Standard compartment models for the analysis of Dynamic Contrast-Enhanced Magnetic Resonance Imaging (DCE-MRI) are based on one or two compartments, parts of the tissue, which exchange the contrast agent. However, these models are often to simplistic, especially when analysing DCE-MR images of cancerous tissue. On the other hand, models with more than two compartments suffer from redundancy issues, that is, the model parameters cannot be identified. Julia Sommer has worked on ways to make more-compartment-models identifiable by using spatial regularization methods. In two recent publications, she also shows how the number of compartments can be found.

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Spatial two-tissue compartment model for dynamic contrast-enhanced magnetic resonance imaging. By Julia Sommer, and Volker J Schmid. *Journal of the Royal Statistical Society: Series C. (LINK) *

In the quantitative analysis of dynamic contrast-enhanced magnetic resonance imaging compartment models allow the uptake of contrast medium to be described with biologically meaningful kinetic parameters. As simple models often fail to describe adequately the observed uptake behaviour, more complex compartment models have been proposed. However, the non-linear regression problem arising from more complex compartment models often suffers from parameter redundancy. We incorporate spatial smoothness on the kinetic parameters of a two-tissue compartment model by imposing Gaussian Markov random-field priors on them. We analyse to what extent this spatial regularization helps to avoid parameter redundancy and to obtain stable parameter point estimates per voxel. Choosing a full Bayesian approach, we obtain posteriors and point estimates by running Markov chain Monte Carlo simulations. The approach proposed is evaluated for simulated concentration time curves as well as for in vivo data from a breast cancer study.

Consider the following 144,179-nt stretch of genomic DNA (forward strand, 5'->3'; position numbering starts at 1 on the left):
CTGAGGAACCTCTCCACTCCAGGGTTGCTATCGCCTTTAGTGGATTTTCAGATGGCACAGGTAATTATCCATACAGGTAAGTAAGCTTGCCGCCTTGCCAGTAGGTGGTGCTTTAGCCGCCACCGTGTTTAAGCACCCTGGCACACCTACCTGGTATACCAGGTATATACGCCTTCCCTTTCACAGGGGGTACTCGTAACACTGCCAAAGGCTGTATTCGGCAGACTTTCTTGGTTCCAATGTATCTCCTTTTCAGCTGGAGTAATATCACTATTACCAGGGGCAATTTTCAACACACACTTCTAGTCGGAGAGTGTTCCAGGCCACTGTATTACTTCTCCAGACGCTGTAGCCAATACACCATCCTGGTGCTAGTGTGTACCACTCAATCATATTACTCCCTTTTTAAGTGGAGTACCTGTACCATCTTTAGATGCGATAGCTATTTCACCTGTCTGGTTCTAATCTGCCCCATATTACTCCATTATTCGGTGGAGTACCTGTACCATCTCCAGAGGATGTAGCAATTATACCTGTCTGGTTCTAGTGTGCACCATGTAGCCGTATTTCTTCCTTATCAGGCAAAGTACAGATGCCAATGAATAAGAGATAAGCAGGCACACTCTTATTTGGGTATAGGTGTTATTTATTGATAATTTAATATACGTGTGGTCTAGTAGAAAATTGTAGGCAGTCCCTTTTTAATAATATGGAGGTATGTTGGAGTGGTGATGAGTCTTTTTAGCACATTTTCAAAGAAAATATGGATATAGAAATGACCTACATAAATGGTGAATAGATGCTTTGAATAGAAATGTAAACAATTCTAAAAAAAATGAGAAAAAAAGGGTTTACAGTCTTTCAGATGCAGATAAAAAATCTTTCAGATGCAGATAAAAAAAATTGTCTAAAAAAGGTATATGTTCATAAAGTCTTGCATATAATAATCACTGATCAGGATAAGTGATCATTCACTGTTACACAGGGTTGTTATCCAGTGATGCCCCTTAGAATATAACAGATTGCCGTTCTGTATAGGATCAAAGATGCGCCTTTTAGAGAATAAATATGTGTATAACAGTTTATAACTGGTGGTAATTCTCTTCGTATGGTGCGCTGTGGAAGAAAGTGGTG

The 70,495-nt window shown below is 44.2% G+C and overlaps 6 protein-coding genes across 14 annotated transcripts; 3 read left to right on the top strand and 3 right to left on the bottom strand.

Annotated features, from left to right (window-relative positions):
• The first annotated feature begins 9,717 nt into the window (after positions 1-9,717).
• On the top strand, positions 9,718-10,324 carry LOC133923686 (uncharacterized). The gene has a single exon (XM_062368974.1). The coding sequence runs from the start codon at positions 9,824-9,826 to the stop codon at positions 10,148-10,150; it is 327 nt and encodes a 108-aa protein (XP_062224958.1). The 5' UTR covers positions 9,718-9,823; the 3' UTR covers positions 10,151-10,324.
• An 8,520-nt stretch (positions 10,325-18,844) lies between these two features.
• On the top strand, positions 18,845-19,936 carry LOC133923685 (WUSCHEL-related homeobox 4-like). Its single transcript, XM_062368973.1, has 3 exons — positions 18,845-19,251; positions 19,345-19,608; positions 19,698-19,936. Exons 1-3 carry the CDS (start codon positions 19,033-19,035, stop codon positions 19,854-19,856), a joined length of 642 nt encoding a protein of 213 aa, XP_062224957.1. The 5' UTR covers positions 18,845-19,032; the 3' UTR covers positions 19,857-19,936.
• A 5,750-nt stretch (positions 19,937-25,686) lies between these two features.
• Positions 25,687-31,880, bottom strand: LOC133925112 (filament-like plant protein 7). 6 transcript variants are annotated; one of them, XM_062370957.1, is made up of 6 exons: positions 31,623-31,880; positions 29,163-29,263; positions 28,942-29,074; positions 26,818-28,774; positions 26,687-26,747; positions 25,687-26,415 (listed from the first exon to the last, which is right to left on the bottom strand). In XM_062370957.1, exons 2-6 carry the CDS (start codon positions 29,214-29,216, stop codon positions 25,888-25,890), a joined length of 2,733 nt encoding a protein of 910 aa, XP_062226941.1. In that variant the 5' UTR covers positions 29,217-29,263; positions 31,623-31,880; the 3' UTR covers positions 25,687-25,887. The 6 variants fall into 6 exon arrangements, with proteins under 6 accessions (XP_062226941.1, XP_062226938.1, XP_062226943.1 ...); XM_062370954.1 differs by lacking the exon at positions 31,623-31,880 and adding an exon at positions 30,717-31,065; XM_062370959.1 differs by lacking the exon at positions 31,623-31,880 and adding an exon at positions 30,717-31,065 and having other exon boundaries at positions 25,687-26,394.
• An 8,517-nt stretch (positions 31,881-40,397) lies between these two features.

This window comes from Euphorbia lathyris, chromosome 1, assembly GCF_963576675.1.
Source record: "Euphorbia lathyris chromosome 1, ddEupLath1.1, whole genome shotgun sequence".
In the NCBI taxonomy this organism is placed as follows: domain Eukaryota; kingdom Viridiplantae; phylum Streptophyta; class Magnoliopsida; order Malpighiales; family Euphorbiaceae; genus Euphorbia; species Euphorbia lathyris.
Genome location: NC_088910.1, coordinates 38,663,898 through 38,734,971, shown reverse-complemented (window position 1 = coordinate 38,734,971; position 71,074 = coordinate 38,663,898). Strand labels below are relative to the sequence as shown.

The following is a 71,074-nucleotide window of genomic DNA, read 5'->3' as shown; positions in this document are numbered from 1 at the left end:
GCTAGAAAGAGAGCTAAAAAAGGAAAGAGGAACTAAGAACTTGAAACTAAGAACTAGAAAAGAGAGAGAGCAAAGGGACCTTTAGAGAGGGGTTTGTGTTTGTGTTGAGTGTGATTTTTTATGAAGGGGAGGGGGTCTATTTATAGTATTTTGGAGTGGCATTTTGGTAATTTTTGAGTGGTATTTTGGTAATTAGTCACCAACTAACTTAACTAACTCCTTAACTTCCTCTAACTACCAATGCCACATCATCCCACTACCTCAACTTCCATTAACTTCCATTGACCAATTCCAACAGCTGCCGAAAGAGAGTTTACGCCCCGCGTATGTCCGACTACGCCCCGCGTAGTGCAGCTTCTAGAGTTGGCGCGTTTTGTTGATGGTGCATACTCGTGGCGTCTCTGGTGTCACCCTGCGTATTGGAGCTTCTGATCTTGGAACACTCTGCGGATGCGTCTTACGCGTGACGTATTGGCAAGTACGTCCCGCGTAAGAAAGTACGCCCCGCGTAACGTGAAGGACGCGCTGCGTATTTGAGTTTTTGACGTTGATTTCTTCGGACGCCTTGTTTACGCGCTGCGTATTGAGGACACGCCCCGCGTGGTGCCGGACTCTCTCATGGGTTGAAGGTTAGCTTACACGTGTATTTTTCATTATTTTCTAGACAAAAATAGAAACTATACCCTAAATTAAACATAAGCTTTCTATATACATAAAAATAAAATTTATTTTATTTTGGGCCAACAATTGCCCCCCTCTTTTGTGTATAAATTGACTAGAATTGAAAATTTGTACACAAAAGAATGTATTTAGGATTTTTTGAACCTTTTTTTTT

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Spatially regularized estimation for the analysis of dynamic contrast-enhanced magnetic resonance imaging data. By Julia Sommer, Jan Gertheiss, and Volker J Schmid. Statistics in Medicine. (LINK)

Competing compartment models of different complexities have been used for the quantitative analysis of dynamic contrast-enhanced magnetic resonance imaging data. We present a spatial elastic net approach that allows to estimate the number of compartments for each voxel such that the model complexity is not fixed *a priori*. A multi-compartment approach is considered, which is translated into a restricted least square model selection problem. This is done by using a set of basis functions for a given set of candidate rate constants. The form of the basis functions is derived from a kinetic model and thus describes the contribution of a specific compartment. Using a spatial elastic net estimator, we chose a sparse set of basis functions per voxel, and hence, rate constants of compartments. The spatial penalty takes into account the voxel structure of an image and performs better than a penalty treating voxels independently. The proposed estimation method is evaluated for simulated images and applied to an *in vivo* dataset.